Who screw shoe to pew?

Sue. Gnu chew through shoe.

Stu threw gnu to slough?

True. Gnu blew slough dew.

Whew. Cue Hugh: Slough loo spew poo.

Ooh. Hugh, Sue … ?

True. Sue mew to woo Hugh.

Sue drew new view, skew hue.

True. Hugh coo-coo.

Crew hew through blue-hue yew queue, do two new pew

Key statistics: 109 rhyming syllables, 62 different words (includes 6 names). There are a couple of unused leftovers for you to add, like “strew” and “slue.”

I’m trying to figure out if there is a name for this exciting genre of all-syllable rhymes. If you know, pass on the word. Otherwise I’m going to have to invent a term. This fine word art cannot remain uncategorized for long.

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Some random notes from a recent trip (#10) to India:

Traffic Pecking Order
I think I have the traffic pecking order mostly figured out. Those lower on the list have to watch out for those higher up:

Cows
Large Trucks
Bus
Large cars
Small cars
Two-wheeler (motorcycle, may be loaded with up to 6 people)
Person pushing large cart
Auto-rickshaw
Bicycle
Person or dog

If I got this wrong, please let me know. Traffic is very dynamic there so it’s hard to figure this out with precision. Pedestrians really have to watch out for themselves; I’ve only been stuck in the middle of a busy road there once.

Seat Blocking

Here’s a lucrative way to make some money for top graduate students. India generally lacks a single standard test for graduate or professional schools, like the GRE. So there are various tests in different areas to qualify for local schools. The competition for these seats can be intense. Typically the school is required to make a certain number available to top performers (at normal costs). After that, open seats can be sold to the highest bidder at significant costs, like $100k (50 lakh) or more.

So, a student that manages to score well on multiple tests may get seats granted to them at more than one school. This is where it gets interesting. If a student is already accepted to a school they want to attend, they may be contacted by an “agent” about applying for seats at other schools. This is done with the intent to eventually abandon the seat for a fee, which can be on the order of $20,000 (USD). When this happens, the seat returns to the university who can then sell it for the lucrative price.

This led to some (“vociferous”) protests by students denied seats because others were doing the seat blocking. Read about this fun money-making venture here.

Slumdog Volleyball Player?

One of the more bizarre stories just hitting the papers when I was there involved a (supposedly) good woman volleyball player who was (supposedly) thrown from a train by some robbers, resulting (really) in an amputation of the lower half of one of her legs, due to being (supposedly) run over by another train.

While I was there, the story had only developed to where the government first offered about $500 which she soundly rejected. Then she was offered a job in the railways — possibly a secure long-term job.

I know this is probably bad of me, but at the time I couldn’t help think of the Slumdog Millionaire movie and the scenes of the disgusting practice of disfiguring kids so that they could more profitably beg for money. I (supposedly) only fleetingly thought that this was a remote possibility. Even assuming the story was as originally reported, the follow-up practice of offering a good job to the victim sounded like a nice gesture but possibly dangerous precedent. It reminded me of Terry Pratchett’s Color of Magic (see this post) where a massive fire breaks out after a stranger introduces fire insurance to a city filled with eager-to-be-financed citizens.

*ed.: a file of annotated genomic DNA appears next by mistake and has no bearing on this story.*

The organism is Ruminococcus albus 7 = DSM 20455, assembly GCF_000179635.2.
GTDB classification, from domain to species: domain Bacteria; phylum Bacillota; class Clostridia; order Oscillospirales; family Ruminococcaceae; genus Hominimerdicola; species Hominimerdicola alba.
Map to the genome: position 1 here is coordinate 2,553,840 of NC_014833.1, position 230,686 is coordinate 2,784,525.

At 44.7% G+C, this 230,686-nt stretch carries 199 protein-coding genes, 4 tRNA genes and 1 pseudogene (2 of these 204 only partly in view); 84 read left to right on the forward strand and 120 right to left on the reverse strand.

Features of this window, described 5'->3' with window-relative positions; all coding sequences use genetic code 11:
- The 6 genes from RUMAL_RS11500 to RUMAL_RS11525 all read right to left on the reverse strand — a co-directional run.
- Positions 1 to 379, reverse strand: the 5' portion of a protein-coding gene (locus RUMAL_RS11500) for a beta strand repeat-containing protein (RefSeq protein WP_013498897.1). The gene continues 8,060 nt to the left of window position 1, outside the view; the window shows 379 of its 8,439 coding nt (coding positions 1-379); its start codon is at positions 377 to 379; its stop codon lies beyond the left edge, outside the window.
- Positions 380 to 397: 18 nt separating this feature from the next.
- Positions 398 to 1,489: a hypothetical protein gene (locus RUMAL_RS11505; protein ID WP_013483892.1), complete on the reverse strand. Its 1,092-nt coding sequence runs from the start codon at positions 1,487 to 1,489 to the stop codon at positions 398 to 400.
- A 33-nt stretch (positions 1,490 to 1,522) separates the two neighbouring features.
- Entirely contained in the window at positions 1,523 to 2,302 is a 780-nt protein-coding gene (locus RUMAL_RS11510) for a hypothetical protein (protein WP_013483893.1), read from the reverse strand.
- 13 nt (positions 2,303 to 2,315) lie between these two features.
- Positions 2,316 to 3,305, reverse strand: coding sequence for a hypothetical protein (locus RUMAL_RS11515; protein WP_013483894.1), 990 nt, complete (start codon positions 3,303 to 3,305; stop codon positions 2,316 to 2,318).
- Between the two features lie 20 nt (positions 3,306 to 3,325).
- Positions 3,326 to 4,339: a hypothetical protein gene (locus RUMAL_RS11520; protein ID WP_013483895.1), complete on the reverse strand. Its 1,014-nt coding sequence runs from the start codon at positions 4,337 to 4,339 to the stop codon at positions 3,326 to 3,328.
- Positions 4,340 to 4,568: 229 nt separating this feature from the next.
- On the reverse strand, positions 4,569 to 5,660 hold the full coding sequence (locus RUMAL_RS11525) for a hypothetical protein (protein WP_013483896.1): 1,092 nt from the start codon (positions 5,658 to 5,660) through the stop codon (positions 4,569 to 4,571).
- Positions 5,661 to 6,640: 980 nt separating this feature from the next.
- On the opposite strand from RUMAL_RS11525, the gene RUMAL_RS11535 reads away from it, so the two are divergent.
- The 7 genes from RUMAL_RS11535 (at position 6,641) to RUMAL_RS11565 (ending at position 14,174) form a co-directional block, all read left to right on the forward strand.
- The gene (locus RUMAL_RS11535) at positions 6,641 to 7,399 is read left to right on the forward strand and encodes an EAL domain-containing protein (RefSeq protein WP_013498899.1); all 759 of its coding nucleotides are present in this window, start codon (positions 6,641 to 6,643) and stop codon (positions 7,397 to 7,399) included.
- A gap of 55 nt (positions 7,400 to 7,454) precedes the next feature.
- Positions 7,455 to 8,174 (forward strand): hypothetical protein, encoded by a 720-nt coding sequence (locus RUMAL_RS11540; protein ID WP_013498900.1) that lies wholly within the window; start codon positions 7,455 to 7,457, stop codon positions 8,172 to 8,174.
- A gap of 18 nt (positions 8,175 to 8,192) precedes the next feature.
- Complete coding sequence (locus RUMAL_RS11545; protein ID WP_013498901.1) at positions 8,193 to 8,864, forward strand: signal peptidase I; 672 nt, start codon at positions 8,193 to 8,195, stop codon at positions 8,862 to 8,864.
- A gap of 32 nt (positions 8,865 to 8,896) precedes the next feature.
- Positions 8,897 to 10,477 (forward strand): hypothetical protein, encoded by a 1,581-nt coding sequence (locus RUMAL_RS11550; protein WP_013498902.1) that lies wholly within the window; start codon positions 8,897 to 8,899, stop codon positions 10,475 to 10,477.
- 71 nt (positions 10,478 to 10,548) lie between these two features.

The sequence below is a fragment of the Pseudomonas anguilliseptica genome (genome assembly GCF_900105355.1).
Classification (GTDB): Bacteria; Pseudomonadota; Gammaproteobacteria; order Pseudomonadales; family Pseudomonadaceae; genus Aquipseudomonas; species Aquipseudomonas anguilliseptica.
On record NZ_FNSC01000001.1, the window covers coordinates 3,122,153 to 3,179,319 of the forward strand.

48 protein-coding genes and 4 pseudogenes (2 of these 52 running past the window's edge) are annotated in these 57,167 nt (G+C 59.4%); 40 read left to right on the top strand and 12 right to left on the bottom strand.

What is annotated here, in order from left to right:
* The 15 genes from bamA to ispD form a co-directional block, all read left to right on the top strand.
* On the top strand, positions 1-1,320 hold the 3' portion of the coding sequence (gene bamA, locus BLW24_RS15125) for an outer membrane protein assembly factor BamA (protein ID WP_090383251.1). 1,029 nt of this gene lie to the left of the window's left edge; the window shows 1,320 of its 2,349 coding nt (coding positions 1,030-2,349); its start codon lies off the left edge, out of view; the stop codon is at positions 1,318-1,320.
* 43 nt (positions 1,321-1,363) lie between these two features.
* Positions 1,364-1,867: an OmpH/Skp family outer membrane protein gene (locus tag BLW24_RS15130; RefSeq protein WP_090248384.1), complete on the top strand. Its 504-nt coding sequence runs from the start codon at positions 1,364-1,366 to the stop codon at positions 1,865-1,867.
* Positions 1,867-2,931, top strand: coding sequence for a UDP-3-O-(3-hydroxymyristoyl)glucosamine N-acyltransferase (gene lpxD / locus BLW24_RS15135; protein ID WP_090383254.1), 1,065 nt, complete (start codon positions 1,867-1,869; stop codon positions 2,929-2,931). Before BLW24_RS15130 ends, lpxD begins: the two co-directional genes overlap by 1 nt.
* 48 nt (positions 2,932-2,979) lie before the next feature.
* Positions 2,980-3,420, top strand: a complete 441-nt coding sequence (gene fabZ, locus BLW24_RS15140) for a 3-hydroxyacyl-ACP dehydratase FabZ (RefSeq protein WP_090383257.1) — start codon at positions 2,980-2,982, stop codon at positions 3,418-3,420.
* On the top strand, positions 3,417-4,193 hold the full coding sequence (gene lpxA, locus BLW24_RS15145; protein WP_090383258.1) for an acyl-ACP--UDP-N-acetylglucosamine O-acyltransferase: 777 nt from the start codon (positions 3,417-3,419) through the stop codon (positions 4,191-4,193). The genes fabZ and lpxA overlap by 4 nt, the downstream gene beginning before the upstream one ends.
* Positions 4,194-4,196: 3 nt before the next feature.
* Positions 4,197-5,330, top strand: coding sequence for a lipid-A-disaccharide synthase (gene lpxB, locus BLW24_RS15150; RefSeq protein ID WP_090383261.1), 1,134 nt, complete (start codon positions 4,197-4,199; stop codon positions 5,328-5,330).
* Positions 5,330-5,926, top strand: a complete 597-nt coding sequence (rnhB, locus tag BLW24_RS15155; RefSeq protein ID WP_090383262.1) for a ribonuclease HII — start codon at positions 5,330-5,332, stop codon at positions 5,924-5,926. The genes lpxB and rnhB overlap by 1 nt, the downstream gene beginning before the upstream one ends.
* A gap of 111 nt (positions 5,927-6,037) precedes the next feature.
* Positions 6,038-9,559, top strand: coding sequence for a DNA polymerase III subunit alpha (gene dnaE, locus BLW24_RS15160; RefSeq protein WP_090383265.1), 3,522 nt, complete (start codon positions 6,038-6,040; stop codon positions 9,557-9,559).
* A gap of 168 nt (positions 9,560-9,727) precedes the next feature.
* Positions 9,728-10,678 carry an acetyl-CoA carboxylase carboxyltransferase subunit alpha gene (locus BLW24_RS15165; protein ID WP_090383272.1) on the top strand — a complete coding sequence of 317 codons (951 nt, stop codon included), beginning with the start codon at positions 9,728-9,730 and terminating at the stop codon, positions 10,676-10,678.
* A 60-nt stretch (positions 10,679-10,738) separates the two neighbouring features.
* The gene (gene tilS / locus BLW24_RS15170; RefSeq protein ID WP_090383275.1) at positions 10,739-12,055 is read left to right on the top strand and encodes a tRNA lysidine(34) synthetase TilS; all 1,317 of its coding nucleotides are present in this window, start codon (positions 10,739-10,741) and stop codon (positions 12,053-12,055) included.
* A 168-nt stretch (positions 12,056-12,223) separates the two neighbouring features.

Anyway, recent developments motivated the “supposedly” comments above. It seems that there are now questions about whether she was really a good volleyballer, and whether she was really pushed off the train or possibly attempted suicide, among other possibilities. This has led her, not surprisingly, to be somewhat stressed.

In any case, this is a sorry tale for her. Here are some of the stories: This, this and this for example.

Corruption

There were a normal number of stories of government corruption, so that was comforting. Some things are common to mankind. I liked the story about one politician accused of giving away calendars and money to voters at the election. Other tried blenders. Any politician worth being elected should immediately figure out what’s going on and send in the team to siphon money off the competition.

High Technology Everywhere

This one’s always worth repeating: in this land driven by hardware and software technology, it’s nice to see that the bathroom appliance manufacturer is named Hindware.

Newlyweds

On the flight back, in the London-to-Seattle leg, I sat next to a friendly young Microsoft employee. He was a native of India, and had just been on 3-4 weeks of vacation there. Quiz time: Why did he go there? (A) To meet his new bride-to-be, (B) to marry her, (C) to bring her back — to a foreign country to her, or of course (D) all of the above.

This quick match-making meet-and-marry process led to some interesting discussions with my wife, and also with friends who are an Indian couple. Lot of diverse views from all sides on that. The western romance-model has an appealing side along with some well documented flaws. Who’s up for the semi-arranged marriage, and what would it take for you to go for something along those lines? Feel free to comment.